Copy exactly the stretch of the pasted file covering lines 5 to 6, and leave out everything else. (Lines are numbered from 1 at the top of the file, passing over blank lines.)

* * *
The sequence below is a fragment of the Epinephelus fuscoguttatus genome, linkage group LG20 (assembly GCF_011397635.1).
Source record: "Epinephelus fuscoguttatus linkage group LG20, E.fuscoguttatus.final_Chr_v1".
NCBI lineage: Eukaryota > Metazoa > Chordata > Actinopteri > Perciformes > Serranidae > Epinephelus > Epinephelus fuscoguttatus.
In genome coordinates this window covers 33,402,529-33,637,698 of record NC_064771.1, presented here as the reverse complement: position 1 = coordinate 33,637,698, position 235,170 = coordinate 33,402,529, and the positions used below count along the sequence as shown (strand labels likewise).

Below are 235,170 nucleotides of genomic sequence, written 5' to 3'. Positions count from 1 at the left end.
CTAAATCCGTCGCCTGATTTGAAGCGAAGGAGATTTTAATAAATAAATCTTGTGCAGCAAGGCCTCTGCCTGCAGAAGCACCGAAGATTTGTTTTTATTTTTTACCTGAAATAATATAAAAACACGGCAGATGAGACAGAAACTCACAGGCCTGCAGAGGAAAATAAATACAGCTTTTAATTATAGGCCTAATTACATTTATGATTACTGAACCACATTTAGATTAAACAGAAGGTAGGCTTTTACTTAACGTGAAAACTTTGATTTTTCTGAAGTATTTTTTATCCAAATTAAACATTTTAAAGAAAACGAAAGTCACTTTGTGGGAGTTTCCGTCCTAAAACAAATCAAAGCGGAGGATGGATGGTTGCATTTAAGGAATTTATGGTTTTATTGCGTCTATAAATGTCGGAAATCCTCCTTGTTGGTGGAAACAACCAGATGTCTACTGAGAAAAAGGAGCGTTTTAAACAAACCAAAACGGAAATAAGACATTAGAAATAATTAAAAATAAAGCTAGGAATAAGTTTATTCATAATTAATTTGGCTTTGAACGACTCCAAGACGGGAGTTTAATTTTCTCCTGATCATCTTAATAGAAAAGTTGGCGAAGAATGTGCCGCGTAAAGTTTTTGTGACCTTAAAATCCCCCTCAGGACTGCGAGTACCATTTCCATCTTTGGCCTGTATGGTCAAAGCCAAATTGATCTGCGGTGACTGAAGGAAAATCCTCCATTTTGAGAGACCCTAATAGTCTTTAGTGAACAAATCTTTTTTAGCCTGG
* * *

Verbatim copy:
Below are 235,170 nucleotides of genomic sequence, written 5' to 3'. Positions count from 1 at the left end.
CTAAATCCGTCGCCTGATTTGAAGCGAAGGAGATTTTAATAAATAAATCTTGTGCAGCAAGGCCTCTGCCTGCAGAAGCACCGAAGATTTGTTTTTATTTTTTACCTGAAATAATATAAAAACACGGCAGATGAGACAGAAACTCACAGGCCTGCAGAGGAAAATAAATACAGCTTTTAATTATAGGCCTAATTACATTTATGATTACTGAACCACATTTAGATTAAACAGAAGGTAGGCTTTTACTTAACGTGAAAACTTTGATTTTTCTGAAGTATTTTTTATCCAAATTAAACATTTTAAAGAAAACGAAAGTCACTTTGTGGGAGTTTCCGTCCTAAAACAAATCAAAGCGGAGGATGGATGGTTGCATTTAAGGAATTTATGGTTTTATTGCGTCTATAAATGTCGGAAATCCTCCTTGTTGGTGGAAACAACCAGATGTCTACTGAGAAAAAGGAGCGTTTTAAACAAACCAAAACGGAAATAAGACATTAGAAATAATTAAAAATAAAGCTAGGAATAAGTTTATTCATAATTAATTTGGCTTTGAACGACTCCAAGACGGGAGTTTAATTTTCTCCTGATCATCTTAATAGAAAAGTTGGCGAAGAATGTGCCGCGTAAAGTTTTTGTGACCTTAAAATCCCCCTCAGGACTGCGAGTACCATTTCCATCTTTGGCCTGTATGGTCAAAGCCAAATTGATCTGCGGTGACTGAAGGAAAATCCTCCATTTTGAGAGACCCTAATAGTCTTTAGTGAACAAATCTTTTTTAGCCTGG